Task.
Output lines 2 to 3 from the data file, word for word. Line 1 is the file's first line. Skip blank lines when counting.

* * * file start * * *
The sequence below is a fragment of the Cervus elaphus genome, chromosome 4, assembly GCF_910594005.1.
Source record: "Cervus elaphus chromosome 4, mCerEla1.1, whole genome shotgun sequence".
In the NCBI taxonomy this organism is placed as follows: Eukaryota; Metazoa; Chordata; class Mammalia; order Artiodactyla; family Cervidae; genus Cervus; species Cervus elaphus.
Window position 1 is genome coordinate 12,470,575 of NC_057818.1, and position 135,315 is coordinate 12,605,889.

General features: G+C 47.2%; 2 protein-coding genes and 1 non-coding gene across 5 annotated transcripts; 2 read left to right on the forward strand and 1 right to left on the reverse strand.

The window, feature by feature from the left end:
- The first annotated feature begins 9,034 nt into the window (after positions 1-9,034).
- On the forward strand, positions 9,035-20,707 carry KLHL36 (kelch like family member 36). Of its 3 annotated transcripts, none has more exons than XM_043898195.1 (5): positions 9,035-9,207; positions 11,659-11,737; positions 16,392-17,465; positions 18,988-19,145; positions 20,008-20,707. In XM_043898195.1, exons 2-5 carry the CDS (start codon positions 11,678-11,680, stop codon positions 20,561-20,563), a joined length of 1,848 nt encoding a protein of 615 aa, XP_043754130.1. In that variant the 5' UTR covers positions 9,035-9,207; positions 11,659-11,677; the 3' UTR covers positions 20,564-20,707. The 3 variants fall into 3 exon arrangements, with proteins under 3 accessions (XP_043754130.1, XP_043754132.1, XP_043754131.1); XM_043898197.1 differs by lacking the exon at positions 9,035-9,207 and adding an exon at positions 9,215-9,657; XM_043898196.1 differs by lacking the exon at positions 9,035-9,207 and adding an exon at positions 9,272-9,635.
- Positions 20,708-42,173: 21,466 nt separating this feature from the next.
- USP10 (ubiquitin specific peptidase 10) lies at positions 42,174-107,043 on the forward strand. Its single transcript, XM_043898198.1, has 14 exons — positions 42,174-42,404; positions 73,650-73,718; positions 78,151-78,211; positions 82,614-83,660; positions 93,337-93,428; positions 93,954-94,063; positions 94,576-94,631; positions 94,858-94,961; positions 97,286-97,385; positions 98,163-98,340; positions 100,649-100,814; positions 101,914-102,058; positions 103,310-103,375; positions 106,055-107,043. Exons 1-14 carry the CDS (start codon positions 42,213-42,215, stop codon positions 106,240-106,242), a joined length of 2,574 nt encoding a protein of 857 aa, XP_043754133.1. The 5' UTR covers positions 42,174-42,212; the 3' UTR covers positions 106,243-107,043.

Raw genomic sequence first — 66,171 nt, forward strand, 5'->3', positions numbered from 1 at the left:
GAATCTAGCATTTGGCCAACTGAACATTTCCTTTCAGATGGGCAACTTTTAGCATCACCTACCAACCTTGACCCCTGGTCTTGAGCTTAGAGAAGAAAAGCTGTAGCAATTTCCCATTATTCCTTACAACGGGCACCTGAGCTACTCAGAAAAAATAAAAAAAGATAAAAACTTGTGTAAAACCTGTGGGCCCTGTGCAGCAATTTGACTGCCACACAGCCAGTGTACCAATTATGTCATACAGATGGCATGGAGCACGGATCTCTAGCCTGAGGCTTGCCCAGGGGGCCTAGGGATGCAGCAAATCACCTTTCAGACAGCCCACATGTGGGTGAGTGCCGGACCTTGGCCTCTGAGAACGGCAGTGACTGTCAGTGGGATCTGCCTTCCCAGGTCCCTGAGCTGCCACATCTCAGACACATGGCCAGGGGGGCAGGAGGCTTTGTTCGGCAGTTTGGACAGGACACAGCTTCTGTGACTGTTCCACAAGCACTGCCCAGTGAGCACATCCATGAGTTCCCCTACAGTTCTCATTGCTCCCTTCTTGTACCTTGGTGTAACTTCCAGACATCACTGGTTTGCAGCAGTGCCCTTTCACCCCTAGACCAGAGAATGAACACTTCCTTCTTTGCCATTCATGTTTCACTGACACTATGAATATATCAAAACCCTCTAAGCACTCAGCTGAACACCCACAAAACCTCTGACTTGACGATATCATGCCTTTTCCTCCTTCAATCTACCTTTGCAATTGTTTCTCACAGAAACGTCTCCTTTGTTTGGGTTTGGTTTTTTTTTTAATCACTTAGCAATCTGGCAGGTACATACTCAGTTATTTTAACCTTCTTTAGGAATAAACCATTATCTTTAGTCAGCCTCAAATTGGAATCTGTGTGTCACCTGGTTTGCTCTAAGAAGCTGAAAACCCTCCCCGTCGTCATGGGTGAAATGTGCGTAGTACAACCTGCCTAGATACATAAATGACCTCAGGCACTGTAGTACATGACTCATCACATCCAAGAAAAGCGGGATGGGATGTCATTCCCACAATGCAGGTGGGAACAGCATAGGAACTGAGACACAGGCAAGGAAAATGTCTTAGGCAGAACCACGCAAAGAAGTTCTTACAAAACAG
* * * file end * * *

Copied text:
Source record: "Cervus elaphus chromosome 4, mCerEla1.1, whole genome shotgun sequence".
In the NCBI taxonomy this organism is placed as follows: Eukaryota; Metazoa; Chordata; class Mammalia; order Artiodactyla; family Cervidae; genus Cervus; species Cervus elaphus.